The Poverty Of How We Talk About Poverty

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Poverty is a non-issue in the 2016 Presidential election because we’ve rendered it a non-issue in American life.

At some point during the Reagan / Thatcher era, we stopped talking about class as an economic category and replaced it with an understanding of class as cultural or ideological. Hence, we now have a much richer vocabulary for talking about middle-class values than we do for talking about the social and material conditions necessary for middle-class life.

However, the shift from material conditions to (non-material) values as the lens through which we understand class has had the effect of making it easier for political strategists to shape class interests by shaping cultural values and beliefs.

The long-term effect of poverty becoming a cultural, then a moral issue is that while many people are just a handful of paychecks away from destitution, “the poor” have essentially disappeared from the American imagination.

That poverty is hardly acknowledged in the Presidential election is the subject of this article from The New York Times:

The Millions of Americans Donald Trump and Hillary Clinton Barely Mention: The Poor

The United States, the wealthiest nation on Earth, also abides the deepest poverty of any developed nation, but you would not know it by listening to Hillary Clinton or Donald J. Trump, the major parties’ presidential nominees.

Mrs. Clinton, speaking about her economic plans on Thursday near Detroit, underscored her credentials as an advocate for middle-class families whose fortunes have flagged. She said much less about helping the 47 millions Americans who yearn to reach the middle class.
Her Republican rival, Mr. Trump, spoke in Detroit on his economic proposals four days ago, and while their platforms are markedly different in details and emphasis, the candidates have this in common: Both promise to help Americans find jobs; neither has said much about helping people while they are not working.

Read the article on nytimes.com –>

A few notes:

1) It was also in the age of Reagan that “middle class” became the template in terms of which other classes were to be understood. Once class became more an indication of a state of mind and a lifestyle than a designation of social status and material wealth, it’s now common that individuals mis-designate their own class. Consequently, lots of poor people don’t think of themselves as such—even if they acknowledge making low wages.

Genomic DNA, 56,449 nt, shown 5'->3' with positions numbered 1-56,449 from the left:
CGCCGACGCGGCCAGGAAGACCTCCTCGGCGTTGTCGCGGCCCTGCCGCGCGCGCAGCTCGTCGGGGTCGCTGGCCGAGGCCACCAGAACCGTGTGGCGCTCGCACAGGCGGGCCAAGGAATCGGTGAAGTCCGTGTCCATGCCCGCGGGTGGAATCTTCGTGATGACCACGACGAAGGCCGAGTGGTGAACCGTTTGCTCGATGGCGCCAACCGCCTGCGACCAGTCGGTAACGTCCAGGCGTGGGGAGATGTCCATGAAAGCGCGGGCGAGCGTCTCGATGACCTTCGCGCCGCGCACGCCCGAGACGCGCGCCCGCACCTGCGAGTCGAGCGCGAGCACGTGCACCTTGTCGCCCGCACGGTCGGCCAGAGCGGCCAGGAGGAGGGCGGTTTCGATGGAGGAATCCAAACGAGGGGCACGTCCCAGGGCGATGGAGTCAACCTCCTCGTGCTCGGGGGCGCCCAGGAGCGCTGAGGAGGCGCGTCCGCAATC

2) For politicians, it’s easier to help the middle class. Political leaders and strategists have shaped “middle-class values” in such a way that one supports them by “getting out of the way” and “getting government off the backs of Americans.” Thus, the political class has successfully imprinted its hands-off agenda on the middle class while catering to the interests of the upper class in much more hands-on and welfare-like ways. Meanwhile, they pay little to no attention to the poor, working and lower class—unless they riot.

3) We’ve backed ourselves into a dead end where talking about poverty is talking either about a “failure of the system,” a “socialist” critique that gets more and more verboten as the the system gets weaker and weaker, or a neoliberal “failure of character” critique that conquers by dividing people who essentially have the same economic interests. In an age of persistently stagnant wages and deepening wealth disparity, both views have exhausted themselves, but will persist because we acknowledge few if any alternatives.

5) Thus, the true poverty of how we talk about poverty is that we can’t talk about the possibility that we’ve reached a stage of capitalism that simply can’t fix poverty, but also inoculates the rest of us against losing sleep about it.

6) Still, poverty does indeed have a future. It’s a future in which if you’re poor, with both Peter and Paul at your door because you had to pay John, the most valuable thing you’ll own will be your social security number. With it, the poor gain access to payday loans, easy credit rip-offs, rent-to-own and pay-as-you-go schemes, ninja loans, Rush Cards, and over-priced degrees from for-profit “colleges,” producing debt for banks in the way that they would have produced goods for America back when labor actually had value.

@dexterkflowers

IMAGE SOURCE: Poverty, Pauper, Poor, Street, Indifference, Homeless (pixabay)

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